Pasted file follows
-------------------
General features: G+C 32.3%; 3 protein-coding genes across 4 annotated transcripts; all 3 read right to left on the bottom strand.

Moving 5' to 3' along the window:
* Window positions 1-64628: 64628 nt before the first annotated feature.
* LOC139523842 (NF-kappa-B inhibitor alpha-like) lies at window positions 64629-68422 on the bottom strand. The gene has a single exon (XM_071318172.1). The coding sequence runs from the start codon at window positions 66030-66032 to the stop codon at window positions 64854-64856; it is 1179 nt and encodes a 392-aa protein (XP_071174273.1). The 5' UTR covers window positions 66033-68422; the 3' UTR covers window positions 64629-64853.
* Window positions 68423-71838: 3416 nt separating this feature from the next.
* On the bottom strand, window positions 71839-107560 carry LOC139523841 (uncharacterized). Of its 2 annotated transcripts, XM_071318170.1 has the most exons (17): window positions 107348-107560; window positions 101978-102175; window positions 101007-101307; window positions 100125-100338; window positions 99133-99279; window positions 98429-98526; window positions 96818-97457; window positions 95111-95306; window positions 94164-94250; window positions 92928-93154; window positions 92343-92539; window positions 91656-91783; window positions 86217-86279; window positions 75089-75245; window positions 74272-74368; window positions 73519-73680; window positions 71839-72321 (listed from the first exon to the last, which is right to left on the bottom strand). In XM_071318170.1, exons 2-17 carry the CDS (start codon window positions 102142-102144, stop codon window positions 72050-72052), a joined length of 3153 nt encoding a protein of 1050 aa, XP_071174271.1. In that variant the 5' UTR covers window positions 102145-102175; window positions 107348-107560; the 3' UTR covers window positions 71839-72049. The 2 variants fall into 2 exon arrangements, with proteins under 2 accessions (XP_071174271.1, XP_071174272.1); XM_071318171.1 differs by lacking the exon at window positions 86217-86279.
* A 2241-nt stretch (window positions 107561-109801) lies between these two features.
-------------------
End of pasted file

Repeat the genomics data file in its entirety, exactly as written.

General features: G+C 32.3%; 3 protein-coding genes across 4 annotated transcripts; all 3 read right to left on the bottom strand.

Moving 5' to 3' along the window:
* Window positions 1-64628: 64628 nt before the first annotated feature.
* LOC139523842 (NF-kappa-B inhibitor alpha-like) lies at window positions 64629-68422 on the bottom strand. The gene has a single exon (XM_071318172.1). The coding sequence runs from the start codon at window positions 66030-66032 to the stop codon at window positions 64854-64856; it is 1179 nt and encodes a 392-aa protein (XP_071174273.1). The 5' UTR covers window positions 66033-68422; the 3' UTR covers window positions 64629-64853.
* Window positions 68423-71838: 3416 nt separating this feature from the next.
* On the bottom strand, window positions 71839-107560 carry LOC139523841 (uncharacterized). Of its 2 annotated transcripts, XM_071318170.1 has the most exons (17): window positions 107348-107560; window positions 101978-102175; window positions 101007-101307; window positions 100125-100338; window positions 99133-99279; window positions 98429-98526; window positions 96818-97457; window positions 95111-95306; window positions 94164-94250; window positions 92928-93154; window positions 92343-92539; window positions 91656-91783; window positions 86217-86279; window positions 75089-75245; window positions 74272-74368; window positions 73519-73680; window positions 71839-72321 (listed from the first exon to the last, which is right to left on the bottom strand). In XM_071318170.1, exons 2-17 carry the CDS (start codon window positions 102142-102144, stop codon window positions 72050-72052), a joined length of 3153 nt encoding a protein of 1050 aa, XP_071174271.1. In that variant the 5' UTR covers window positions 102145-102175; window positions 107348-107560; the 3' UTR covers window positions 71839-72049. The 2 variants fall into 2 exon arrangements, with proteins under 2 accessions (XP_071174271.1, XP_071174272.1); XM_071318171.1 differs by lacking the exon at window positions 86217-86279.
* A 2241-nt stretch (window positions 107561-109801) lies between these two features.